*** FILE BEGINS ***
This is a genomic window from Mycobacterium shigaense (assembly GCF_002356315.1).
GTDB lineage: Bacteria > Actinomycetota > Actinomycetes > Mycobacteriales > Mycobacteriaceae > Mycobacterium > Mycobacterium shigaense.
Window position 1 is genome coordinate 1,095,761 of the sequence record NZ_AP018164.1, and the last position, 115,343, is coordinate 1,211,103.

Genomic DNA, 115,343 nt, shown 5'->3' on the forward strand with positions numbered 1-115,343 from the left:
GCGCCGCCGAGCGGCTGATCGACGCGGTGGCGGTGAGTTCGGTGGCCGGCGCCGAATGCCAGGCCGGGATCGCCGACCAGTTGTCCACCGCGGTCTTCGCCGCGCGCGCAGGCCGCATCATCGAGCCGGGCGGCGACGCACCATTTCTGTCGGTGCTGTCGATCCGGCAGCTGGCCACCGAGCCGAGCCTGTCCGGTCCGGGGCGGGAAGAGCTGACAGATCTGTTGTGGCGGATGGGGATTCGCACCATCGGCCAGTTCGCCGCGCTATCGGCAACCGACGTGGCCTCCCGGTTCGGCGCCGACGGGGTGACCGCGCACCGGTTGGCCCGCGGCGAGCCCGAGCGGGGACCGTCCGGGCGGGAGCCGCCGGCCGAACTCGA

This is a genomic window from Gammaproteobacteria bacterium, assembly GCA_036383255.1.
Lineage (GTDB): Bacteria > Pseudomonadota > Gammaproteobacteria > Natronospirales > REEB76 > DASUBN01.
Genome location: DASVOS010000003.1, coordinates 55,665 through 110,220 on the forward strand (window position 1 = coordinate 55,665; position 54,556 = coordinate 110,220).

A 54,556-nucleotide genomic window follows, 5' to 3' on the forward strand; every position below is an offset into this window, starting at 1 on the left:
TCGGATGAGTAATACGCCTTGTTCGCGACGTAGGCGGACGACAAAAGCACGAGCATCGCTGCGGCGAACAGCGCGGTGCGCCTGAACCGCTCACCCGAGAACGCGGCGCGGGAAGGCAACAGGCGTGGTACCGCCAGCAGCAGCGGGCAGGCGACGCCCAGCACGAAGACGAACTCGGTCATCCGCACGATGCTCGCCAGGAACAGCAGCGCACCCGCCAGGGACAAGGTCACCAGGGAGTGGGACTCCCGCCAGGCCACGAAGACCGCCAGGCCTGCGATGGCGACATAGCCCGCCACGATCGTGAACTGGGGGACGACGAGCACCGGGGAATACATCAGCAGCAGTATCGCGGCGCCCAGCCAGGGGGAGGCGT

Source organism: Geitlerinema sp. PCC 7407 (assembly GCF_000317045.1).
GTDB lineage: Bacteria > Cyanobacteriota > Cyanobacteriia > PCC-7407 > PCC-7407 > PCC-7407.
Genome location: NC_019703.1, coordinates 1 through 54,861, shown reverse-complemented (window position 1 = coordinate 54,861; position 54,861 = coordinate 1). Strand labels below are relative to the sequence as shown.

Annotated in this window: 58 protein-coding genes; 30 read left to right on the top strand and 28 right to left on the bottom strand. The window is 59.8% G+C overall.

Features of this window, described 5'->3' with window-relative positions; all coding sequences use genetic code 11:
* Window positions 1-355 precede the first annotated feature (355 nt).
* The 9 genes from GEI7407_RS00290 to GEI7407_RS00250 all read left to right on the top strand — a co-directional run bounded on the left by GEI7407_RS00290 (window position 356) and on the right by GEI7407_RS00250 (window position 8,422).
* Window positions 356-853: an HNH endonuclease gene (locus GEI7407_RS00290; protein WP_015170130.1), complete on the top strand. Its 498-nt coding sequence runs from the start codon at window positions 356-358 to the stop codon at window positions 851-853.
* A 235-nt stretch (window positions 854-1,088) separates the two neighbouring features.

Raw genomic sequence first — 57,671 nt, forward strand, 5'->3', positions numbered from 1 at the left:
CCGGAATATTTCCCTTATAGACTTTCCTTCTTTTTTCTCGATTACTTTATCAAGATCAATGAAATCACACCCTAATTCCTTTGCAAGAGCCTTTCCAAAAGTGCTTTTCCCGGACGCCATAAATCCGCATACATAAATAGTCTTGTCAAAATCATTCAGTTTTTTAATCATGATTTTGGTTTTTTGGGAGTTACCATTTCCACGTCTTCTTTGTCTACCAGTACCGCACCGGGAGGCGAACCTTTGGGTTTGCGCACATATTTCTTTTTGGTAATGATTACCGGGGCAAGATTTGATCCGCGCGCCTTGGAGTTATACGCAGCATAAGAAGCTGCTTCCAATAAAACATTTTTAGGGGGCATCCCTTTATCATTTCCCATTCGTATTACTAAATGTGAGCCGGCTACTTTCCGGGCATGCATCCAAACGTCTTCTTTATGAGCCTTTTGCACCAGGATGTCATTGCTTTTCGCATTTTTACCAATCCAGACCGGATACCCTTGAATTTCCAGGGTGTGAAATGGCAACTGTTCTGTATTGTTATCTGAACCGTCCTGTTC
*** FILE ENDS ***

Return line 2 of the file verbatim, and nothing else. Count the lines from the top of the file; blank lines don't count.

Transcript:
GTDB lineage: Bacteria > Actinomycetota > Actinomycetes > Mycobacteriales > Mycobacteriaceae > Mycobacterium > Mycobacterium shigaense.